After each sector of NV memory 270 is modified, a “journal” (or log record) is written that describes the operation that was successfully performed. Each journal entry is written into one of two sectors of free space 340 in NV memory 270. Sector 341 of NV memory 270 is arbitrarily labeled “Journal Sector 1” and sector 342 of NV memory 270 is arbitrarily labeled “Journal Sector 2.” The journal entries are written in Journal Sector 1 and Journal Sector 2 in contiguous fashion, without erasing previous journal entries.

In order to retain enough information for recovery after a sudden power loss, two independently erasable sectors of flash memory 270 (sectors 341 and 342) are required for writing the journal. When one journal sector is filled with journal records, the second journal sector is erased and used for the next journal entry. Thus, any power loss during the erasing of the second journal sector will not affect the information already committed to the first journal sector. This order of switching between Journal Sector 1 and Journal Sector 2 is crucial to the recovery algorithm. It guarantees that at any point in time, a valid journal record is present that accurately describes the last successful sector re-programming operation in NV memory 270.

Additionally, the present invention uses save-area sector 350 of NV memory 270 to save the previous contents of a sector that is about to be modified with results from applying patch instructions. Save-area sector 350 is necessary to restore the previous contents if the sector-modify operation is interrupted.

FIG. 4 depicts flow diagram 400, which illustrates a software patch application operation of exemplary mobile station 111 according to the principles of the present invention. Initially, main processor 240, under the control of update program 311, assembles a sector-sized block of updated software code in the cache in RAM 260 (process step 405). Next, main processor 240 reprograms a target sector (Sector X) with the sector-sized block of updated software code from the cache in RAM 260 (process step 410). When Sector X is re-programmed, main processor 240 creates a journal entry in Journal Sector 1 or Journal Sector 2 that corresponds to updated Sector X (process step 415).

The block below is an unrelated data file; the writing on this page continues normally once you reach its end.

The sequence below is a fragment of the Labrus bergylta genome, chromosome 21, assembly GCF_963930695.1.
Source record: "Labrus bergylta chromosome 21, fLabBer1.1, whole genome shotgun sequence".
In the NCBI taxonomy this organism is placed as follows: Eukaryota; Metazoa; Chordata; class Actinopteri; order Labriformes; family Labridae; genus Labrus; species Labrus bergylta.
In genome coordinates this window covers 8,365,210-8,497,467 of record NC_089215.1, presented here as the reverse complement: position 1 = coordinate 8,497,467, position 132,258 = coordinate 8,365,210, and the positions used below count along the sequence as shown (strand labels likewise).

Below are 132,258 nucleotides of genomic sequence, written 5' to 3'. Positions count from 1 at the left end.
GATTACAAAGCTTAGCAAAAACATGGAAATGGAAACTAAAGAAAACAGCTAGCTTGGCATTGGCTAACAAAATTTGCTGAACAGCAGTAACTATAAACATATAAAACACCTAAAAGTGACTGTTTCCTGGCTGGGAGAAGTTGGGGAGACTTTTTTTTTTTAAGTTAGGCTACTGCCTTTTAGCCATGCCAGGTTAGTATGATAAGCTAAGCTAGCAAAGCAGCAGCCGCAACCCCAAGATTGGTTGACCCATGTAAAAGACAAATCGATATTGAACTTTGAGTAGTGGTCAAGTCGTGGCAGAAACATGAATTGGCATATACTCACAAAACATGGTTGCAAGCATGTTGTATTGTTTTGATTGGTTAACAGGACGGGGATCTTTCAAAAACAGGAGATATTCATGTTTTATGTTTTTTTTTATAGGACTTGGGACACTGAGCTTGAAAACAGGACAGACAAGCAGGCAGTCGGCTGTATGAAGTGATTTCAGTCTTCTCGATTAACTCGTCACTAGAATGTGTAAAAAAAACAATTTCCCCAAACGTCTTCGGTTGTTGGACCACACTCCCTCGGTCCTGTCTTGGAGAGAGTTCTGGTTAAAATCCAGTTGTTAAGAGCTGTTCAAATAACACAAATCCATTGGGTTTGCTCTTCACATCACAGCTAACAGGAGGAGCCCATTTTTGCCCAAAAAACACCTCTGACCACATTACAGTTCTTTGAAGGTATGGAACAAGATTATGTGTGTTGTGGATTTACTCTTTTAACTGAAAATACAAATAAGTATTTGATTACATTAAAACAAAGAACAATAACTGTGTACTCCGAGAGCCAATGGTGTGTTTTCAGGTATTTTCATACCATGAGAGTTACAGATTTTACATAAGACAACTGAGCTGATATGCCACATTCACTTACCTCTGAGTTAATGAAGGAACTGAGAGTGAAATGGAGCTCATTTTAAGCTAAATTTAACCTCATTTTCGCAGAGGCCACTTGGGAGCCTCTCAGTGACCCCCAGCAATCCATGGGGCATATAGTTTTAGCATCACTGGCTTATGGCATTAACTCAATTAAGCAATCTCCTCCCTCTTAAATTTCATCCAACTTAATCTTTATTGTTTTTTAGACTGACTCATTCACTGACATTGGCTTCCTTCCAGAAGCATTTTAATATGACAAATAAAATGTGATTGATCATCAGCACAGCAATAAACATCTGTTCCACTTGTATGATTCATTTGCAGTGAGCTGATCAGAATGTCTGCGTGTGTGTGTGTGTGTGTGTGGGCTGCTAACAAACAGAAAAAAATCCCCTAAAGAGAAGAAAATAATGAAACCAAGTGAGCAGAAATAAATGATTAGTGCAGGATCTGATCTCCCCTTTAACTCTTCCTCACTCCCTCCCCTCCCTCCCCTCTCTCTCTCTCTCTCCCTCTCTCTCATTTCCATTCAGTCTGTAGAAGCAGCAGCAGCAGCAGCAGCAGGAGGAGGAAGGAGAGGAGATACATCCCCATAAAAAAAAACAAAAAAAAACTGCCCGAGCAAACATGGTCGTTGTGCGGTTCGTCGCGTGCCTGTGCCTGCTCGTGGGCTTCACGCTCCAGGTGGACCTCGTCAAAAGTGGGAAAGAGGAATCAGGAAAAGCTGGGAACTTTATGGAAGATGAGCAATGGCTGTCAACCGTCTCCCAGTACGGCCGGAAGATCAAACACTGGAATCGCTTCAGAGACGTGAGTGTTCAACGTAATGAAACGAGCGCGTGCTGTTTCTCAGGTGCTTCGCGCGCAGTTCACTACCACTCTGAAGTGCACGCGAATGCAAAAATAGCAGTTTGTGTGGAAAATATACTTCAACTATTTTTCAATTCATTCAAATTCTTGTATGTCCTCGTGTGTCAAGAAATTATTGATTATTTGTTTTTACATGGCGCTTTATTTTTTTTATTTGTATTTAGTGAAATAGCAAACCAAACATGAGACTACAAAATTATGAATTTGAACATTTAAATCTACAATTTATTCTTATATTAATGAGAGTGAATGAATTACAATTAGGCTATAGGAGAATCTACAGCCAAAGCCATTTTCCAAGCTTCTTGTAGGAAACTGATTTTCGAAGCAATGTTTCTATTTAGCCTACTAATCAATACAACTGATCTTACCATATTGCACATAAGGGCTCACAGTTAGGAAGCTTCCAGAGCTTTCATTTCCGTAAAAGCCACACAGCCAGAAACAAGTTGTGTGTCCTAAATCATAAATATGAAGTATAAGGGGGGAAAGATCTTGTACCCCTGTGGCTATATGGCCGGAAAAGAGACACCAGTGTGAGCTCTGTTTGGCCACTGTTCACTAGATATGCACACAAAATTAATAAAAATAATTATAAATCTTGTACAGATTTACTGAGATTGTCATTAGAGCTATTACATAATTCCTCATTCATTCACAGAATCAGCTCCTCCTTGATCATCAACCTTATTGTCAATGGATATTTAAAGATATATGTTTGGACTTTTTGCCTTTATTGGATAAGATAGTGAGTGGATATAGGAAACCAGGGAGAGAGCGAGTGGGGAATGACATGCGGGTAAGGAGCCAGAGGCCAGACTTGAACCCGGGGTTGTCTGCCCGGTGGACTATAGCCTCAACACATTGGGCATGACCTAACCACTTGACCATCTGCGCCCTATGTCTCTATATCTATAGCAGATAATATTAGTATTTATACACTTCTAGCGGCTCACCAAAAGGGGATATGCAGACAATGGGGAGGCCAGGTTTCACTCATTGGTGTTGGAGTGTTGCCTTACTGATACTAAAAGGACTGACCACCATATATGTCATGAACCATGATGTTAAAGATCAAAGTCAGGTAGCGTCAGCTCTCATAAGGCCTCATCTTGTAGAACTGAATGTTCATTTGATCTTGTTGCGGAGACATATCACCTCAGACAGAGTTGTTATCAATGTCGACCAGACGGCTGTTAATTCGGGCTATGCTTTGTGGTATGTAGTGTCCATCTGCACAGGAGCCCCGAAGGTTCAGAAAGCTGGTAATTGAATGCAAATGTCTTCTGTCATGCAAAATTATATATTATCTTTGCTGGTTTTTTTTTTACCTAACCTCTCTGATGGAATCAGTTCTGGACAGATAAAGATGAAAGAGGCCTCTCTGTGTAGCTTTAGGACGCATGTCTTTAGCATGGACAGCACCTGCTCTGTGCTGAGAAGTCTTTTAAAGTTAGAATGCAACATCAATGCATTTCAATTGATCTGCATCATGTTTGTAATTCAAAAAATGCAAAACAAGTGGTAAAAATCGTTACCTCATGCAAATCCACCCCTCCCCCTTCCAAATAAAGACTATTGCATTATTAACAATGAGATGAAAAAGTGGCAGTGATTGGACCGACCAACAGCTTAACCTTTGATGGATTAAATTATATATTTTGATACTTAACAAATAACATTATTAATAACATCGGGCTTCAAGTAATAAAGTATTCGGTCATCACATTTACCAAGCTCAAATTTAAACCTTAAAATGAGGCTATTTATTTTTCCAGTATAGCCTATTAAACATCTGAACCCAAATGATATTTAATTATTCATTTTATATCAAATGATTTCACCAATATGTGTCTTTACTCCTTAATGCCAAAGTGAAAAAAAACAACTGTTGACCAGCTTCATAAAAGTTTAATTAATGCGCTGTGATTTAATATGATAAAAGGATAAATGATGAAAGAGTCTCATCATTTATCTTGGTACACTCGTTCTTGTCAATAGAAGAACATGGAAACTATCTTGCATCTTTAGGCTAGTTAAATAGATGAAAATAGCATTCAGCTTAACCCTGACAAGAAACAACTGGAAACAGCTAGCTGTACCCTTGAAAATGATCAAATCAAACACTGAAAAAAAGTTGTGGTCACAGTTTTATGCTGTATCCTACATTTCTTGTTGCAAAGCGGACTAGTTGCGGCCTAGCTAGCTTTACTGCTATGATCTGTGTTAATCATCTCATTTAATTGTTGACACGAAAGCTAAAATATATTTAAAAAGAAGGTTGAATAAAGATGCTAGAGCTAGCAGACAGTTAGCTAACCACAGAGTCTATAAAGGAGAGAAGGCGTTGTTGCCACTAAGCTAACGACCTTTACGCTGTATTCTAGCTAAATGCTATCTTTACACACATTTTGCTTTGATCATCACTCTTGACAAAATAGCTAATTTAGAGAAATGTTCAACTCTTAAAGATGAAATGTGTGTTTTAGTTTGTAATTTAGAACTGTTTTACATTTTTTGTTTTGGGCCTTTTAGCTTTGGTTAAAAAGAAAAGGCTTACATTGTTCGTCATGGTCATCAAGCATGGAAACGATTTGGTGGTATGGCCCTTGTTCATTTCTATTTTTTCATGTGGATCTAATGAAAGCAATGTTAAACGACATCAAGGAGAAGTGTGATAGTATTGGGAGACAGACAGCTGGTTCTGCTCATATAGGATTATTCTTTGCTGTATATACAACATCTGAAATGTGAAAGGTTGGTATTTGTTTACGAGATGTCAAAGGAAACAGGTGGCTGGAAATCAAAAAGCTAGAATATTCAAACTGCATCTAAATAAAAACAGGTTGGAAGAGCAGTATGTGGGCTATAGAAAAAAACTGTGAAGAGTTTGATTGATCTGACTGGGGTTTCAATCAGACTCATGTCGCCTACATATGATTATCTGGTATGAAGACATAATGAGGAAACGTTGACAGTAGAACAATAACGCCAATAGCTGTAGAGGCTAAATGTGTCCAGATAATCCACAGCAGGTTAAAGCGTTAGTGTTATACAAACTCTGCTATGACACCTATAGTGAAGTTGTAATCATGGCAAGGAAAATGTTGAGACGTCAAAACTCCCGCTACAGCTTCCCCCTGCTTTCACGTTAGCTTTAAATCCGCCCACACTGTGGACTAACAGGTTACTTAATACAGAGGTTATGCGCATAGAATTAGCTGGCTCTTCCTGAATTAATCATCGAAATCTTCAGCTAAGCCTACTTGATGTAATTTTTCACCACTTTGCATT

Next, main processor 240 determines whether there is more updated software code in downloaded software update file 330 (process step 420). If no more updated software code remains, the software update procedure ends. However, if downloaded software update file 330 still contains new updated software code that must be programmed into main image file 320 in NV memory 270, then main processor 240 moves to the next sequential sector after Sector X (process step 425) and repeats steps 405, 410 and 415 for Sector X+1. This process repeats until all new updated software code in downloaded software update file 330 has been programmed into NV memory 270.

Each journal entry in Journal Sector 1 and Journal Sector 2 contains three (3) parameters: 1) FLUSH_SECTOR, 2) SAVE_OK, and 3) COMMIT_OK. The FLUSH_SECTOR parameter indicates the start of a sector modification process. The SAVE_OK parameter indicates that the previous contents of the sector were saved correctly in save-area sector 350. The COMMIT_OK parameter indicates that the modified sector was updated successfully.

During the software update process, commit operations are interleaved with journal entries according to the following algorithm:

Algorithm—Update Sector from RAM 270 Cache

Inputs: RAM-Buffer, Sector-Address, Last-Instruction-Applied.

    • Step 1—Write journal entry: FLUSH_SECTOR with instr=Last-Instruction-Applied, Sector-Address.
    • Step 2—Save the old contents at Sector-Address to save-area sector 350.
    • Step 3—Write journal entry: SAVE_OK.
    • Step 4—Erase the sector at Sector-Address.
    • Step 5—Write data from RAM-Buffer to Sector-Address.
    • Step 6—Write journal entry: COMMIT_OK.

As each sector is modified in the sequence described above, it contains enough information to recover if there is any kind of abnormal power loss at any point in Step 1 through Step 6.

The recovery algorithm is based on the following observations. First, if there is power loss before or during Step 1, then Journal Sector 1 (or Journal Sector 2) has a complete set of information from the prior sector update. More importantly, the target sector that was about to be modified still has the unmodified data. Thus, it is possible to recover and continue. Second, if there is a power loss before Step 3, but after Step 1, then it is the same as the previous case (i.e., the target sector is not modified). Third, if there is a power loss after Step 3, but before Step 6, then Journal Sector 1 (or Journal Sector 2) indicates that the old contents of the sector were saved successfully (i.e., the presence of the SAVE_OK journal parameter). Thus, upon re-boot, main processor 240 restores the contents of the sector from save-area sector 350 before continuing. Fourth, if there is a power loss after Step 6, the sector was modified successfully and there is a journal record to prove it. In such a case, the recovery operation simply continues after the update instruction that was last processed.